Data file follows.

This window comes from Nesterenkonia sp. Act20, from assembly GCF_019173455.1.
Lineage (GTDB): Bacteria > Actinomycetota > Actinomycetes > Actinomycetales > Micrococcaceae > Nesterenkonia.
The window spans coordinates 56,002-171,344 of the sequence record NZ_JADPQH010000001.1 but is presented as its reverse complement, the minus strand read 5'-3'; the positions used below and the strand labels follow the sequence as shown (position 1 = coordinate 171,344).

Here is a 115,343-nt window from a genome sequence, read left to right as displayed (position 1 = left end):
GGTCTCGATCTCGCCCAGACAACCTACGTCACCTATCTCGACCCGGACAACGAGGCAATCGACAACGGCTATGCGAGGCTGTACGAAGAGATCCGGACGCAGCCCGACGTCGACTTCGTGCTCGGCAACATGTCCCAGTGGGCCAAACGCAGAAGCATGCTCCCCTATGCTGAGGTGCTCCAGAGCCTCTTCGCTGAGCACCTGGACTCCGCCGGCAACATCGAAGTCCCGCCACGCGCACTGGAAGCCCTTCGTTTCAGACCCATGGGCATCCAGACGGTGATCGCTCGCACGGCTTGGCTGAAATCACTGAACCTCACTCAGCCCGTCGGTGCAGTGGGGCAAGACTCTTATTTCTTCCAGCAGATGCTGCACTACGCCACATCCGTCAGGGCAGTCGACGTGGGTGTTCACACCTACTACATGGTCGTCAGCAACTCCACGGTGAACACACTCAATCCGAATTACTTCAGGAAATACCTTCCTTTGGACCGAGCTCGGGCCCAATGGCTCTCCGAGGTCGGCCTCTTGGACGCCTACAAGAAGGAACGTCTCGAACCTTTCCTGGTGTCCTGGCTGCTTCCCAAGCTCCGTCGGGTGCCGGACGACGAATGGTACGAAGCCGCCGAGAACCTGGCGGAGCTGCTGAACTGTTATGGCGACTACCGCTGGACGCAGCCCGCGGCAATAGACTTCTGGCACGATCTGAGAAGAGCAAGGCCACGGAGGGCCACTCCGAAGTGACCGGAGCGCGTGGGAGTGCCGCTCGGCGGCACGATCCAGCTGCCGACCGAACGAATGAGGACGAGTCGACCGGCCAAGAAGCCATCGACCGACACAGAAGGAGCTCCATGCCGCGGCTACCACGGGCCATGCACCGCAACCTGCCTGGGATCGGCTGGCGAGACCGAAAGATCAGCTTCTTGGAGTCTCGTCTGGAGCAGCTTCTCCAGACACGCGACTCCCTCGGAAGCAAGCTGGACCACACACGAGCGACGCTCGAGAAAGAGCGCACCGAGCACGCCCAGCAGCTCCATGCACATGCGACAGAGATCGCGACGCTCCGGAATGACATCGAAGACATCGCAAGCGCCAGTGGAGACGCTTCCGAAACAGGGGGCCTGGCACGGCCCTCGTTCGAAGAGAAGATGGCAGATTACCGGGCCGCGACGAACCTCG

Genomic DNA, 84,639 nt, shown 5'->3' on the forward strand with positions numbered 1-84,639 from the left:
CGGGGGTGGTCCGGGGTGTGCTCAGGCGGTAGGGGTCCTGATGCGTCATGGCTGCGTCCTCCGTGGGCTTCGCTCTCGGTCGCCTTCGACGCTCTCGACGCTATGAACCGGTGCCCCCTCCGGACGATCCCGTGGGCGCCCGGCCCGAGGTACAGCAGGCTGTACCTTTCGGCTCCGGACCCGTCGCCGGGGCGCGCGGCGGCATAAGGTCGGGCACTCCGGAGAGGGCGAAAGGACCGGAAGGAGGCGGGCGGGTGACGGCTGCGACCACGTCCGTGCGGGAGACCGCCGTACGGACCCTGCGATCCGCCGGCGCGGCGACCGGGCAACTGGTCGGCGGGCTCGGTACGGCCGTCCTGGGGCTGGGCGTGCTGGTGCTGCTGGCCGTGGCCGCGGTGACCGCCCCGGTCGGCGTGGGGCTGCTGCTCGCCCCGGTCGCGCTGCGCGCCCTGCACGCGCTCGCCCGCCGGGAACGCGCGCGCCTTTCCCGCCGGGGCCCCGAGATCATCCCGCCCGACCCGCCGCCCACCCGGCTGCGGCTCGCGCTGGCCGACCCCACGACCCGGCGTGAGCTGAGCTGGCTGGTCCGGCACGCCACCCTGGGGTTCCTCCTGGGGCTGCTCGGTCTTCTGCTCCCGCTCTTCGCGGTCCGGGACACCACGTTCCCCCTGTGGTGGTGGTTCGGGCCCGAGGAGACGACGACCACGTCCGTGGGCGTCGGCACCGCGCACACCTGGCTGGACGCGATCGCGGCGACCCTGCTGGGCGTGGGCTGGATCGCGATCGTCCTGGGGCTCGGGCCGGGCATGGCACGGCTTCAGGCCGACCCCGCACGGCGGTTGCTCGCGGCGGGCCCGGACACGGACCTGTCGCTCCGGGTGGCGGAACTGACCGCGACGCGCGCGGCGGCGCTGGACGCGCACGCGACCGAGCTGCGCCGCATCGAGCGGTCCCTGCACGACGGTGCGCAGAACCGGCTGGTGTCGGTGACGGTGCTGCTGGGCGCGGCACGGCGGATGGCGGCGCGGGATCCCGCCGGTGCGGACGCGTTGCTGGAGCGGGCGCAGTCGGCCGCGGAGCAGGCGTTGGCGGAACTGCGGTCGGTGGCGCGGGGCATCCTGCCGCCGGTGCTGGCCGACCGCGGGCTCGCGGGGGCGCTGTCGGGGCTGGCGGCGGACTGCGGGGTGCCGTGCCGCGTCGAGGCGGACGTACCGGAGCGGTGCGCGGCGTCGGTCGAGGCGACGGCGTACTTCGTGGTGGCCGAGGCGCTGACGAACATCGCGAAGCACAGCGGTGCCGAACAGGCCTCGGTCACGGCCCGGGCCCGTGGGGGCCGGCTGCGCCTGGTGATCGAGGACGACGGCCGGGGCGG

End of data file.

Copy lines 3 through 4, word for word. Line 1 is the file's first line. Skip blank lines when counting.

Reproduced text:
The window spans coordinates 56,002-171,344 of the sequence record NZ_JADPQH010000001.1 but is presented as its reverse complement, the minus strand read 5'-3'; the positions used below and the strand labels follow the sequence as shown (position 1 = coordinate 171,344).

Here is a 115,343-nt window from a genome sequence, read left to right as displayed (position 1 = left end):